Hunting: A Modern-Day, High-Tech Family Tradition
Every year come fall
hunting seasons, groups of fathers and sons, mothers and daughters,
grandparents, friends and everyone in-between get together across this great
country of ours to take part in a time-honored tradition.
Plans are made far in
advance and you can bet the season opener is clearly marked on their calendars –
their smartphone calendars, that is.
What makes the age-old
tradition a bit more contemporary is the high-tech apparel and gear that is a
part of the process these days. From infrared trail cameras to waterproof,
windproof clothing with digitally enhanced camouflage patterns to laser range-finding
binoculars, high-tech products have certainly impacted the way that people
But most of these hunting
families – including the Drury family and the Holder family – are quite happy
to mix the old and the new, all for the sake of quality time together in the
"Absolutely, 100 percent,"
said Mark Drury, who along with his brother Terry and their children, have
turned a cutting-edge call-making operation into a virtual empire of outdoors television
shows on Outdoor Channel, including Drury’s
THIRTEEN, Dream Season: The Journey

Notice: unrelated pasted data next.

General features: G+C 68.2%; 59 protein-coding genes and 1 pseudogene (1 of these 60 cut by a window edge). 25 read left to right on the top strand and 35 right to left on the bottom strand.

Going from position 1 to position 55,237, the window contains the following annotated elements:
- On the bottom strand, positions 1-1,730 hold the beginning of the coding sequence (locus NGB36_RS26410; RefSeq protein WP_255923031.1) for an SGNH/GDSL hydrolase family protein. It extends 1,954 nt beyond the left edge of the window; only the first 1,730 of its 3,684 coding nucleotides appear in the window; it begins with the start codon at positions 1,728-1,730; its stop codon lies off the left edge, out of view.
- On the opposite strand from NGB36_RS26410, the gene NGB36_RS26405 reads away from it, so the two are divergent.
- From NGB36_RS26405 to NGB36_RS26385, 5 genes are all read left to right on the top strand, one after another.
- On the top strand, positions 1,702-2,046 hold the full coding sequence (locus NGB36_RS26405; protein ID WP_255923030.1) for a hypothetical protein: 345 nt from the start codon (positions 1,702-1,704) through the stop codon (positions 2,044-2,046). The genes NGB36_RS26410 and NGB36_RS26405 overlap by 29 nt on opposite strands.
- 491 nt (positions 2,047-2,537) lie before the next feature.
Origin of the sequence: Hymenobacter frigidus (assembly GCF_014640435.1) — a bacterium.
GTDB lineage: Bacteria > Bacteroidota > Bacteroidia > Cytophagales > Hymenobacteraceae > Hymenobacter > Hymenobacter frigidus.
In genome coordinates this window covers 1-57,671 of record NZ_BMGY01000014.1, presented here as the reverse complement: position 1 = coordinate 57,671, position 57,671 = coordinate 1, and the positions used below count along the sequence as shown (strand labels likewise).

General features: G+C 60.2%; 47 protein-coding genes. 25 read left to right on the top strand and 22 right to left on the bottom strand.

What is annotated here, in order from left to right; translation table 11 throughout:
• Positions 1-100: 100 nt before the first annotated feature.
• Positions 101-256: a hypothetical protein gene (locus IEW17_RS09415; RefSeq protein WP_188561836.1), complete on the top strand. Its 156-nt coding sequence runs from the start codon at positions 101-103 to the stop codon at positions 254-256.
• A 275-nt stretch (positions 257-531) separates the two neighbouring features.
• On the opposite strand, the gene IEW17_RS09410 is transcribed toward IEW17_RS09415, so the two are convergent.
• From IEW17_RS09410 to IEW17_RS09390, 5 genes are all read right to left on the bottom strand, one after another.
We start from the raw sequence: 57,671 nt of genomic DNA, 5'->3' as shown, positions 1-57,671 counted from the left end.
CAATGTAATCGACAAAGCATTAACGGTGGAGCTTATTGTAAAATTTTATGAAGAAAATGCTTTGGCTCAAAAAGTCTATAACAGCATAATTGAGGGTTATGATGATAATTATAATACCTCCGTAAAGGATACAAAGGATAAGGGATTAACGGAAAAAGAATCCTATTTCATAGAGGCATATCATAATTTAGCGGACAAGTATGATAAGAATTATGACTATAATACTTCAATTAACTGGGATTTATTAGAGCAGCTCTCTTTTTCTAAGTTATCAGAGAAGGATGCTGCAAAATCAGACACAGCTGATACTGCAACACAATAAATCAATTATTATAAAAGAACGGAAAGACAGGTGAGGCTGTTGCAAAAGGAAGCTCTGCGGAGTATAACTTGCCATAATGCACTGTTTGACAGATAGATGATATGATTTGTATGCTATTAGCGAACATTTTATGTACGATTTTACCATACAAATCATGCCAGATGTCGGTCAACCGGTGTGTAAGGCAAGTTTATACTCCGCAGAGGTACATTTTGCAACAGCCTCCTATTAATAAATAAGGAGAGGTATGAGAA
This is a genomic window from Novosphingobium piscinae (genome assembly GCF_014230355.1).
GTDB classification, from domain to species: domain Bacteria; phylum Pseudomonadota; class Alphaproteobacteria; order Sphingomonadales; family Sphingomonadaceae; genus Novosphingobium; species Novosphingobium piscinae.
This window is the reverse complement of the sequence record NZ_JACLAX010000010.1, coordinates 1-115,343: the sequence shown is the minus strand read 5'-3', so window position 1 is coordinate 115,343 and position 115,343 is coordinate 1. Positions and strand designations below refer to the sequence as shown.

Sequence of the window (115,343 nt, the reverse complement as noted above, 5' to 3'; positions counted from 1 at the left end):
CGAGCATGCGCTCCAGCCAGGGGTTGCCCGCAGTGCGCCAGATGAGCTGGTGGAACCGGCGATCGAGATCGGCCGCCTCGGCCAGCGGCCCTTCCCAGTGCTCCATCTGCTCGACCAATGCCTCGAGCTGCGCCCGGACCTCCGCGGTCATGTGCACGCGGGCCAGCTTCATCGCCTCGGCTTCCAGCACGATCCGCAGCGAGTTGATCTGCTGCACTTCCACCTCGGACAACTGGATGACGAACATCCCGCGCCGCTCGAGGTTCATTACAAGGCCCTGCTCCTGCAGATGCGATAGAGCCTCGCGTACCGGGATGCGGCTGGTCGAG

and Bow Madness, that entertain and
"Like I always have, I
still enjoy spending time with my family hunting each year, now as much as
ever," added Drury. "Even after all of these years together, I still
look as forward to our next hunt together as I did the last one we went
David Holder, co-host of Outdoors
Channel's Raised Hunting show along
with his wife Karin, readily admits that high-tech gear has impacted hunting,
although it hasn't done much to change the reason that he and his family go
"I think that as far
as the hunting gear itself goes, we would all be doing what we do, with or
without it," said Holder. "In some instances, it makes us better
hunters, like when we use a rangefinder that can tell us exactly how far a shot
is or use a handy little bag that produces heat when we shake it up. But even
though we have all these gadgets right at our fingertips, it's the people that
we are with, that really matter."
That's not to say that
high-tech gear hasn't made an impact, because Drury believes otherwise.
advancements have positively affected the time that we spend out in the field
each year," he said. "Just the other day, I was in a local tire shop
and an older farmer gentleman came in out of the cold wearing coveralls. It
reminded me of my younger days hunting and how tough some of those days were
wearing that kind of clothing because it was all we had. The stuff we wear
today from Under Armour and other clothing makers, even when compared to just
10 years ago, is light years ahead and helps us stay out there a lot longer on
those tough weather days."
Holder agrees and notes
that the clothing and boots of today enable hunters to stay out longer and be stealthier
as they hunt. But he is quick to point out that advancements in technology has
no doubt drawn new young hunters from the high-tech era into the fold.
"Easton Holder, the